This unusual double order (lattice and atom base) of the L10 phase is responsible for its outstanding magnetic properties making L10 phase one of the most promising candidates for future ultrahigh density perpendicular magnetic media due to its high magnetocrystalline anisotropy (6.6 Merg/cm3), which is capable of suppressing thermal agitation in spins at the nanometer scale [1013]. In the case of FePt nanoparticles obtained by chemical reduction, the as-synthesized samples have been reported to show superparamagnetic features at room temperature [4]. The coercivity of these FePt nanoparticles increases as the annealing temperature is increased reaching a maximum of about 22.7 kOe, for an annealing temperature of 800°C [4]. The coercivity of FePt:C has a strong dependence on the carbon content and on the orientation of the sample. The angular dependence of the coercivity was found to exhibit a maximum for films oriented at about 60 to 75° (with respect to the normal to the film) [8]. The coercivity at these angles is larger than the coercivity in the parallel or perpendicular configurations. Nevertheless, the maximum value of coercivity decreases as the C concentration increases, consistent with a gradual transition from a domain wall motion to a rotation mode motion [8]. The coercivity of the FePt:C was reported to be larger for the normal configuration (film perpendicular to the magnetic field) than for the parallel one [8].

The magnetization at saturation of FePt nanoparticles obtained by chemical reduction was reported to increase up to about 1100 emu/cm3 for an annealing temperature of about 600°C. Higher annealing temperatures resulted in a decrease of the magnetization at saturation [4]. However, no significant deviations of the magnetization squareness of the hysteresis loop were reported for FePt:C films with less than 20% (vol) carbon (as-deposited or thermally annealed at low temperatures, below 350°C) [8]. The raise of the thermal annealing temperature (up to 350°C) increased the coercivity of the FePt:C samples, with the out of the plane coercivity larger than the in plane coercivity [8]. The hysteresis loops recorded in the perpendicular configuration have smaller coercive fields and magnetization at saturation than the same hysteresis loops recorded in the parallel configuration. Actually, for the perpendicular configuration, the hysteresis loops are not saturated even in magnetic fields of about 10,000 Oe [14].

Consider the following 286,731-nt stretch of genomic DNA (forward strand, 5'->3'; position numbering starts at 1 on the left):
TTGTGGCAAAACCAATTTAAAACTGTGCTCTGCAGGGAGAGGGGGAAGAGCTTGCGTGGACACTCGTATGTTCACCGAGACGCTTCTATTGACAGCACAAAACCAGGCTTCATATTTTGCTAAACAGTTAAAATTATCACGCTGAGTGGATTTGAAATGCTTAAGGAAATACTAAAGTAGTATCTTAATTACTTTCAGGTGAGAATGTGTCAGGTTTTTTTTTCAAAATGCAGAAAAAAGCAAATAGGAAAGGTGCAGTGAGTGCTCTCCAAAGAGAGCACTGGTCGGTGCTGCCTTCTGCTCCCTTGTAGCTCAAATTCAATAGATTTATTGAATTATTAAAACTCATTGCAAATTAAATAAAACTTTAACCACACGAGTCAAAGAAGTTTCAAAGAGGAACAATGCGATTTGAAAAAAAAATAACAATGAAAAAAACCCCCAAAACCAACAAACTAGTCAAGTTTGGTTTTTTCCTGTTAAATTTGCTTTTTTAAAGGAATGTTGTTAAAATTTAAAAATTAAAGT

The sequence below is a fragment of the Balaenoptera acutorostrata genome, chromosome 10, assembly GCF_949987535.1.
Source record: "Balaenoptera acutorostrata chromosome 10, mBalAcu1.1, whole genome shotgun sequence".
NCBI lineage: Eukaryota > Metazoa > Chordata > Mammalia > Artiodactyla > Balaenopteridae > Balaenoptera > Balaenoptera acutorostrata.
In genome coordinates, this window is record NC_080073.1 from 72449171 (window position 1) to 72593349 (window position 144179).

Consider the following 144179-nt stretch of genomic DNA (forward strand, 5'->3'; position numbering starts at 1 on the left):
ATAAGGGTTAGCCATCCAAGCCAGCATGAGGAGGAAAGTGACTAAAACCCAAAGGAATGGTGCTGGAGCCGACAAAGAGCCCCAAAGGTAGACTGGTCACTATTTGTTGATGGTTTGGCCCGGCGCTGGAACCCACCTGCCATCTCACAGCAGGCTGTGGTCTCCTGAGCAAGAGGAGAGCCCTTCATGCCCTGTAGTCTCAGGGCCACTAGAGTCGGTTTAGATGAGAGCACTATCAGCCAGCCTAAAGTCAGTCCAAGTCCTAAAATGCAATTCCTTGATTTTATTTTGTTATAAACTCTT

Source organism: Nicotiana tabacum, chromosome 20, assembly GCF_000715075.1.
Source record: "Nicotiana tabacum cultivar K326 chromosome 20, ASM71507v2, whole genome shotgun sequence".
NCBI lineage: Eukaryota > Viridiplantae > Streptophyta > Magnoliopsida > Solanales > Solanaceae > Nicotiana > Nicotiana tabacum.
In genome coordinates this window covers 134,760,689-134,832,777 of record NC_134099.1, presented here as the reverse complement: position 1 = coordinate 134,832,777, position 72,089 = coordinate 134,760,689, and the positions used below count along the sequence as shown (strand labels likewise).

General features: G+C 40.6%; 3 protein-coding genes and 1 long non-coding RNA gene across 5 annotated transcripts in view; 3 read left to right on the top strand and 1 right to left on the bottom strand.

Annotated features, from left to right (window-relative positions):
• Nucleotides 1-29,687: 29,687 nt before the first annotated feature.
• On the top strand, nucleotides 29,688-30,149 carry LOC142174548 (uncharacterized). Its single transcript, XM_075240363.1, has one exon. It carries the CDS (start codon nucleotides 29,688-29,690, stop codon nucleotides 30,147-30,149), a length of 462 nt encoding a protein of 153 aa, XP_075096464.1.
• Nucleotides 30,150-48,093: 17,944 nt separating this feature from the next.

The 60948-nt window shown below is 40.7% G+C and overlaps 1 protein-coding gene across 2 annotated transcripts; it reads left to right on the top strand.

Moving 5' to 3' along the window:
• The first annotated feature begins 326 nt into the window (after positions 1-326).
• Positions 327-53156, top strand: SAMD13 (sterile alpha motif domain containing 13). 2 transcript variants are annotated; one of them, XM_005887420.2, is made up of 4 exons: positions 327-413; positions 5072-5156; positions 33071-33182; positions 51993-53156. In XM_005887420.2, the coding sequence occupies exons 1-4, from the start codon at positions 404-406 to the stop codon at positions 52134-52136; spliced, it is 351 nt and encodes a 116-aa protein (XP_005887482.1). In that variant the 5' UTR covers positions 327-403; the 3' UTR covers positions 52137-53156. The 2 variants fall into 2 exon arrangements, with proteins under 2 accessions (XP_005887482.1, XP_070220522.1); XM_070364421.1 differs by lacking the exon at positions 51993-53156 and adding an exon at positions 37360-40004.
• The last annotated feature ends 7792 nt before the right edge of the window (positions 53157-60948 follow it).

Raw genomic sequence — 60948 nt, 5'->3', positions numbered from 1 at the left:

Flexible high density recording media may be obtained by dispersing such nanoparticles within polymeric matrices [11] via implantation or chemical synthesis. Magnetically decoupling the nanoparticles by segregation in a nonmagnetic matrix reduces media noise and allows for higher areal recording densities. Particular effort has been concentrated on the investigations of FePt nanoparticles dispersed within C (so called FePt:C system [12]). The magnetic properties of the analogous system represented by CoPt nanoparticles dispersed within polymethyl methacrylate have been reported [15], while only few articles have been published on the L10 phase of FePt nanoparticles in polymeric materials (search engine Web of Knowledge). Among these reports, there is a study on the synthesis of polymethyl methacrylate, FePt nanocomposites, which demonstrated magnetic properties at very low temperatures without any structural analysis (and hence no detail about the L10 phase) [16]. An inciting study on the three-dimensional organization of FePt within polymer composites obtained by chemical synthesis was reported in [17, 18]. However, the authors did not focus on the crystalline structure of FePt and did not investigate the L10 phase presence and characteristics. The encapsulation of FePt nanoparticles within nanofibers of poly(ε caprolactone) and the superparamagnetic nature of the hysteresis loop at room temperature have been reported, without any detail about the nature of the crystalline phase [1921]. The orientation of FePt nanoparticles under the effect of an external magnetic field during the polymerization has been recently reported [22]. The study investigated by Mossbauer spectroscopy the L10 phase and the orientation of nanoparticles. The authors did not find any study on implanted FePt nanoparticles or clusters into polymeric matrices.